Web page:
18. Coming to the decision of the Calcutta High Court, the recent rulings of that Court seem to be in favour of the opposite party. The only case in which a different view was taken was a judgment of a learned Single Judge, Edgley J. in-- 'Biswa Nath v. Khejer Ali Molla : AIR1939Cal394 . In that case even though the plaintiff had applied lor payment of the court-fees before the application was dismissed and had actually paid the same, the learned Judge held that the plaint must be deemed to have been filed on tho day that the court-fees were paid and the plaintiff's suit was, therefore, held to be time barred. This decision of the learned Single Judge goes against the decision of the Privy Council in 'Stuart Skinner's case (B)'.

In -- 'Jagadishwaree Debi v. Tinkari Bibi : AIR1936Cal28 , the application for leave to sue in forma pauperis was refused on 80-1-1928 and. on 8-11-1928 time was allowed for payment of the coure-fees and the court-fees having been paid the suit was registered on 4-4-1928. The question arose whether the suit should be deemed to have been filed on the day when the court-fees were paid or on the day when the application was filed. The learned Judges purported to follow the decision in 'Stuart Skinner v. William Orde (PC) (B)', & certain other decisions mentioned in their judgment, but with great respect to them, they did not notice that the application for leave to sue in forma paup?ris having been finally rejected on 30-1-1928, the Court was not seized of any proceeding to which Section 149 could apply and the decision Jn 'Stuart Skinner's case (PC) (B)', or some of the other cases relied on did not, therefore, apply.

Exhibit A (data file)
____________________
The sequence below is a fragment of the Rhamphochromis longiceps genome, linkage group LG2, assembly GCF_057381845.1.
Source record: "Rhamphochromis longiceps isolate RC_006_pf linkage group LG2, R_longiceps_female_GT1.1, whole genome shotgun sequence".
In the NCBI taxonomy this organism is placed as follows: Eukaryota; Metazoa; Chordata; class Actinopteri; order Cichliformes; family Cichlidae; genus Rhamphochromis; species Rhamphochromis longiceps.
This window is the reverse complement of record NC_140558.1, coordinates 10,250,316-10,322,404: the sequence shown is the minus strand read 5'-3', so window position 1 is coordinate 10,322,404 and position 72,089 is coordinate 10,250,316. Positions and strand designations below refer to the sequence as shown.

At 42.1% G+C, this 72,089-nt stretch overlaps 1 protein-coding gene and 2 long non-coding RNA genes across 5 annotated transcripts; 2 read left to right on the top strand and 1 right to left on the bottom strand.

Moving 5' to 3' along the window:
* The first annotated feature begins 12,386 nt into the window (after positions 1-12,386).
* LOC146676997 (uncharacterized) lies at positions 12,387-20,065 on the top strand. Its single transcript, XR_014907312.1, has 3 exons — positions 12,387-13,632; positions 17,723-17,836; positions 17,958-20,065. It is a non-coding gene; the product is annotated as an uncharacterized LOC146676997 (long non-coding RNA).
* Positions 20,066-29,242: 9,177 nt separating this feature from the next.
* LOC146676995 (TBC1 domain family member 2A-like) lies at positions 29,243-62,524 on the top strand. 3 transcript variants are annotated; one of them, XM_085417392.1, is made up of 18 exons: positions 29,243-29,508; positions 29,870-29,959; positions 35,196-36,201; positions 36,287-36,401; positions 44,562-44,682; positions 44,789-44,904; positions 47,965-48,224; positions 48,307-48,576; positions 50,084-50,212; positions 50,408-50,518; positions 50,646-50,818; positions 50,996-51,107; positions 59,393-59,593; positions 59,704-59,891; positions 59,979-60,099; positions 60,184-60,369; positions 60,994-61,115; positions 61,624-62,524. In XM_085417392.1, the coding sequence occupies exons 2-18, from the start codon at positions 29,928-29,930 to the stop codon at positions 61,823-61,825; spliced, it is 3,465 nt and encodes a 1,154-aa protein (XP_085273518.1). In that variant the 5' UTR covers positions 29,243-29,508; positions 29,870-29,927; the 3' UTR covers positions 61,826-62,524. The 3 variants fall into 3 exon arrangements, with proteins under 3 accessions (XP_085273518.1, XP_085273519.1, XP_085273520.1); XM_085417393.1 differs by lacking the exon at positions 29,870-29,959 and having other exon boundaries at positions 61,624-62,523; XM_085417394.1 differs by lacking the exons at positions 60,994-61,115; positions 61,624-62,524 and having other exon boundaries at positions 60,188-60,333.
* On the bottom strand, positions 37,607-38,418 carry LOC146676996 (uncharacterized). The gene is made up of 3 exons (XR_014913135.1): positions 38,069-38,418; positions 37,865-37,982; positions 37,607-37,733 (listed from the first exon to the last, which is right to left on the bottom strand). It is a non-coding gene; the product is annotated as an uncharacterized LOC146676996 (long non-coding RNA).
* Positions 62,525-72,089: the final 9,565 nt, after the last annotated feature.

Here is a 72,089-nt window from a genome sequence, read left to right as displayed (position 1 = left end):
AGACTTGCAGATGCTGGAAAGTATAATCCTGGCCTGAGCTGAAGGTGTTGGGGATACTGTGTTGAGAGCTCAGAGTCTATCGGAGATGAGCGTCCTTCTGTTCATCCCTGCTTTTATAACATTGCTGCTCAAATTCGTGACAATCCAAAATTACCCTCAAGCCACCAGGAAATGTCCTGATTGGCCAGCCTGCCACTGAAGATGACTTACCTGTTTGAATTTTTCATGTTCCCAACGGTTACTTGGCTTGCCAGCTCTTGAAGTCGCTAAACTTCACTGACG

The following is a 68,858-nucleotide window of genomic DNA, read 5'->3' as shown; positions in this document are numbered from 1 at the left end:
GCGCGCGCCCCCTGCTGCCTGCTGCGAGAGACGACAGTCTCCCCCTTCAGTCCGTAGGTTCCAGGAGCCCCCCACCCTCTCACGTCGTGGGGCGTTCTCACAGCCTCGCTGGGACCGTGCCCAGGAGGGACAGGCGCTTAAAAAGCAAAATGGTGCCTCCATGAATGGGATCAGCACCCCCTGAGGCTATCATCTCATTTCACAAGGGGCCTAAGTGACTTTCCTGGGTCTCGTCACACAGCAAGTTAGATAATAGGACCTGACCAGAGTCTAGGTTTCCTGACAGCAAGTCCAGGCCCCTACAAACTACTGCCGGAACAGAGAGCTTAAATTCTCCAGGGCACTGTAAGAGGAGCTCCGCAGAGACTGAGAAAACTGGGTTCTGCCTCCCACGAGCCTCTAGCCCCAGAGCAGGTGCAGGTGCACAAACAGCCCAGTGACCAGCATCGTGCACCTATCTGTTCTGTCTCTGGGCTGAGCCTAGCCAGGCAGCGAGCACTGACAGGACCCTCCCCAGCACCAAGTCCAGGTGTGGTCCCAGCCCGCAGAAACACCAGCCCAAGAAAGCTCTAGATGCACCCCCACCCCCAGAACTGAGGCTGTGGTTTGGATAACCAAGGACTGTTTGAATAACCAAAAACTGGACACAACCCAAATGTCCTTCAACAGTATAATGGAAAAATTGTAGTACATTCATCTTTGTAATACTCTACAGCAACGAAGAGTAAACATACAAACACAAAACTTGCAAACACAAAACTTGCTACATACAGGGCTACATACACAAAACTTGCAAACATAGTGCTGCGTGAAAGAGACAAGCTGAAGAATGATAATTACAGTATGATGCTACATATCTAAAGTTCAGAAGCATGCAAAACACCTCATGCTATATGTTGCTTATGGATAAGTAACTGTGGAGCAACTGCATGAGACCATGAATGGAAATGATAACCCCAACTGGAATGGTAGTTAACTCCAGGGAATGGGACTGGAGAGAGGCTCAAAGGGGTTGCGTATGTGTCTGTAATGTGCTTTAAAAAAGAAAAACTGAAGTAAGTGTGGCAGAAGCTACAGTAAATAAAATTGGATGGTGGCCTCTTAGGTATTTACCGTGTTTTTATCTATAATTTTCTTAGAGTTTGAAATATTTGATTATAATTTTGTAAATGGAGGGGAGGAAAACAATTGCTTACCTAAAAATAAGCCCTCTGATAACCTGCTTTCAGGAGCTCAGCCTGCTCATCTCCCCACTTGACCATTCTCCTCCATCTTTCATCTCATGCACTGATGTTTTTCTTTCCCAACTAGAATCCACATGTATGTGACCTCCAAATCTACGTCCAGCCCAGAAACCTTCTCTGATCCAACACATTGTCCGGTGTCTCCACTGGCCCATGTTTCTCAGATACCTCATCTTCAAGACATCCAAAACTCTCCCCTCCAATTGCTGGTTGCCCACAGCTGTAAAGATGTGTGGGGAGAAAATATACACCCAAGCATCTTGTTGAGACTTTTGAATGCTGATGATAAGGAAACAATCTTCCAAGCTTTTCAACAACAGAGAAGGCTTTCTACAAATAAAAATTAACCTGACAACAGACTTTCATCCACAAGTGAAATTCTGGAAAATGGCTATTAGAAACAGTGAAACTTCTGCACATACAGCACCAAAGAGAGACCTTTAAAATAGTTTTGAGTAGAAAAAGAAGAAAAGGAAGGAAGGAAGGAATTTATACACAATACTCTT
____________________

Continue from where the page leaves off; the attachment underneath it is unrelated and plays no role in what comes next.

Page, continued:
In -- 'Bhusan Chandra v. Kanailal Sadhukhan : AIR1937Cal241 , the application for leave to sue in forma pauperis was dismissed on 24-3-1936 and thereupon the plaintiff asked for permission to pay the court-fees and he was given a month's time and he actually made the payment on 15th April. Reliance was placed on Section 3, Small Cause Courts Act, the explanation to which was as follows :

'A suit is instituted, in ordinary cases, when the plaint is presented to the proper officer; in the case of a pauper, when his application for leave to sue as a pauper is made....'

The learned Judge refused to hold that the explanation applied only to a case in which the application to sue in forma pauperis had been granted and not to a case where it had been rejected. In -- 'Kali Dasi v, Santosh Kumar : AIR1938Cal730 , the application to sue in forma pauperis was rejected but time was granted to pay the court-fees and the court-fees were paid within the time allowed. The two objections (1) that Order 33, Rule 15 applied to such a case and (2) that the suit must be deemed to have been instituted on the date the court-fees were paid were both overruled.

19. Reference has been made by the learned counsel to a Bombay decision in -- 'Mahadev Gopal v. Bhikaji Vishram AIR 1943 Bom 292 (J). In that case on 15-4-1940 the application for leave to sue in forma pauperis was refused. On the same day however the learned Judges passed the following order :

'Receive rupee one on account of court-fee todayand allow suit to be filed. Balance of costs tobe paid in seven days.'